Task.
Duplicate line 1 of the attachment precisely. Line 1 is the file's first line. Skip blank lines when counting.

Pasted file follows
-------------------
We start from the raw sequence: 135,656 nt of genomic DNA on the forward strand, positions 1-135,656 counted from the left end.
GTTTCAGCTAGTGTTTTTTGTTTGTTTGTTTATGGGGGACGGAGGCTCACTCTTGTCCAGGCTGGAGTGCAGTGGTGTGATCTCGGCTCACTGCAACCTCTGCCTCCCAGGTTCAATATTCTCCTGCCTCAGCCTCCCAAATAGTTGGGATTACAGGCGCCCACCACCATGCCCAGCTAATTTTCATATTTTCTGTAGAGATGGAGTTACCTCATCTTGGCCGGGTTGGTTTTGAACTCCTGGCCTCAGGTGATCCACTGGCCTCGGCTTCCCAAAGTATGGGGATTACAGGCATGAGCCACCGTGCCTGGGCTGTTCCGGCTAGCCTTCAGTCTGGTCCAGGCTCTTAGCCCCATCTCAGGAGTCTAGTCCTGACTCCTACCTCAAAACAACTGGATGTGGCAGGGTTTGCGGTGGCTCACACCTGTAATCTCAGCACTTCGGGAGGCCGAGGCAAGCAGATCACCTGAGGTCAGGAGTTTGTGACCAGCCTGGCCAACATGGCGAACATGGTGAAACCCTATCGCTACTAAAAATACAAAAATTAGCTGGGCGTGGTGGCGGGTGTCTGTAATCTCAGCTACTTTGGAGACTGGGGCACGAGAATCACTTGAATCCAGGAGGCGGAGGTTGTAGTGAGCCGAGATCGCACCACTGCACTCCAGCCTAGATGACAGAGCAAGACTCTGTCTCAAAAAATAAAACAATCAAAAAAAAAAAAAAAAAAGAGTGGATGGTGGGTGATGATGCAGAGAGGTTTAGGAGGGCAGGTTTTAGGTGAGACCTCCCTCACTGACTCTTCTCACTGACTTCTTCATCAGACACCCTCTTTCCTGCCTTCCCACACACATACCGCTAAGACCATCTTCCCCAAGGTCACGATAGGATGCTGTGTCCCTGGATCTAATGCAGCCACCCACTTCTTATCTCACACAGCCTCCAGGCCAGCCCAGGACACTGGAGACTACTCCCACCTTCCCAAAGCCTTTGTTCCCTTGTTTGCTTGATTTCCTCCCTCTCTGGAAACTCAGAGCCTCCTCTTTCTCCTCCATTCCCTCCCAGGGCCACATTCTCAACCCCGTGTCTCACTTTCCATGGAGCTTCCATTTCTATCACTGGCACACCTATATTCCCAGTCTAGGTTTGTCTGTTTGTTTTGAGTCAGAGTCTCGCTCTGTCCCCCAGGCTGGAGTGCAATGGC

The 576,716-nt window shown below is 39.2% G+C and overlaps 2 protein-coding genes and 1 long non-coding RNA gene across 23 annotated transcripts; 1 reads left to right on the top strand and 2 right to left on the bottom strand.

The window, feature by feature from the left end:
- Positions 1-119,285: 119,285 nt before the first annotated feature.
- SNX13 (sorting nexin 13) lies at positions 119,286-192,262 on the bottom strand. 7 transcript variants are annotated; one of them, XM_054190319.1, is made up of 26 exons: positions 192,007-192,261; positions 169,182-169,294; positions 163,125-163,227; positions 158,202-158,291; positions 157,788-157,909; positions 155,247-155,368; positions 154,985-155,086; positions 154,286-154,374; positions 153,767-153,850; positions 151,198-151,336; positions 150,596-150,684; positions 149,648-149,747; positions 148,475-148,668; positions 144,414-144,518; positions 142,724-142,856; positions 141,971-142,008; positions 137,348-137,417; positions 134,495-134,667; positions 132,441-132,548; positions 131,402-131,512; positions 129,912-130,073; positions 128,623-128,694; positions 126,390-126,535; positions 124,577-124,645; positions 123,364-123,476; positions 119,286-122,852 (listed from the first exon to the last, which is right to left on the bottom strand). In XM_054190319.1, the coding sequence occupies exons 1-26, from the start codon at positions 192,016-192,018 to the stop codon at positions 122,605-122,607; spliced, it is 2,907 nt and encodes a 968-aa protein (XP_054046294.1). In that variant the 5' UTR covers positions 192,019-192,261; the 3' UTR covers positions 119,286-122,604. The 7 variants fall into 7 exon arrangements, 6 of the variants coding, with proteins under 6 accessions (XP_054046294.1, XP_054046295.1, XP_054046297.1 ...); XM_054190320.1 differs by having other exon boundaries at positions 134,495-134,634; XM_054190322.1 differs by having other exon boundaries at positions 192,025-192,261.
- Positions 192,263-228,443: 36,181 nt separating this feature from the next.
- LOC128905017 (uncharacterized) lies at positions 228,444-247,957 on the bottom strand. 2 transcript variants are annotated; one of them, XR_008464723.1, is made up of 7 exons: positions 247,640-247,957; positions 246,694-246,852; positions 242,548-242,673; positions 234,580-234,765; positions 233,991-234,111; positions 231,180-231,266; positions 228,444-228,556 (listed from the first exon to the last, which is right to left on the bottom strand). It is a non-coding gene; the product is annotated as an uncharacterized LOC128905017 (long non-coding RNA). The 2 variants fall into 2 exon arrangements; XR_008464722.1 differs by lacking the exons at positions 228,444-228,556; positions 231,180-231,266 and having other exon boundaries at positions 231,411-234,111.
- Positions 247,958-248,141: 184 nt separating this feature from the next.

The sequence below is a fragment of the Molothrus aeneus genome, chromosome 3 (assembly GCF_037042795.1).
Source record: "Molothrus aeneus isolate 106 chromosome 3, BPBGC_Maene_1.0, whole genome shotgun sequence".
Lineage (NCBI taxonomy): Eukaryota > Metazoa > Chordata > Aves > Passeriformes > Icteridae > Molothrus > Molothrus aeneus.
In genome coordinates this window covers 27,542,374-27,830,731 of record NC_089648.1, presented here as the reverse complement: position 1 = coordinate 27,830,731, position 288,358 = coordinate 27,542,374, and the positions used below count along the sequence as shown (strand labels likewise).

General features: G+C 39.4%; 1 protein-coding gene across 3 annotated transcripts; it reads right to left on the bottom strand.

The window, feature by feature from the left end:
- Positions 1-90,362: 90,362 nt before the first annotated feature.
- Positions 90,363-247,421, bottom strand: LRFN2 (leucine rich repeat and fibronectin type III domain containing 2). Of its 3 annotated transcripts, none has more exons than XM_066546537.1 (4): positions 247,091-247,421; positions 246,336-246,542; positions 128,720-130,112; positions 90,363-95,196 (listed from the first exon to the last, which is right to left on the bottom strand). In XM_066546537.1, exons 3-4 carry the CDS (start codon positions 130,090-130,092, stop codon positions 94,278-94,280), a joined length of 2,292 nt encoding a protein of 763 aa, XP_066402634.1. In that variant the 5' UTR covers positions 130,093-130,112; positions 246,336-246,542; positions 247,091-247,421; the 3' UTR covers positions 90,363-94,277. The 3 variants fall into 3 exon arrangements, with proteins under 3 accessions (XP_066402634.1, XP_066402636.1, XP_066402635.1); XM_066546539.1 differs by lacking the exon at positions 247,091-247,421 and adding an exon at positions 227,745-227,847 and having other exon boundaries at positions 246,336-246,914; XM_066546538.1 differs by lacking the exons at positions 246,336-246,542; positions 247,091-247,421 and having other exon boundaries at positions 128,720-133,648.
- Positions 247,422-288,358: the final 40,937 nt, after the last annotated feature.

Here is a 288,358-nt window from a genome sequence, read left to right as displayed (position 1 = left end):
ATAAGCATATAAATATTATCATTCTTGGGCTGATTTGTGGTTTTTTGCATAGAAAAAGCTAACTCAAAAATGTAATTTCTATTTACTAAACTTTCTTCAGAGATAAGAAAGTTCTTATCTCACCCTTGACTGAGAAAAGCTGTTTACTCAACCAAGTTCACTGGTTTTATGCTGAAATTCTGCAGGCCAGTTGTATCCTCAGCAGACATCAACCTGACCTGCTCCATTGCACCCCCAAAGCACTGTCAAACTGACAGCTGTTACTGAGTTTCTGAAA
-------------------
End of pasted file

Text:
We start from the raw sequence: 135,656 nt of genomic DNA on the forward strand, positions 1-135,656 counted from the left end.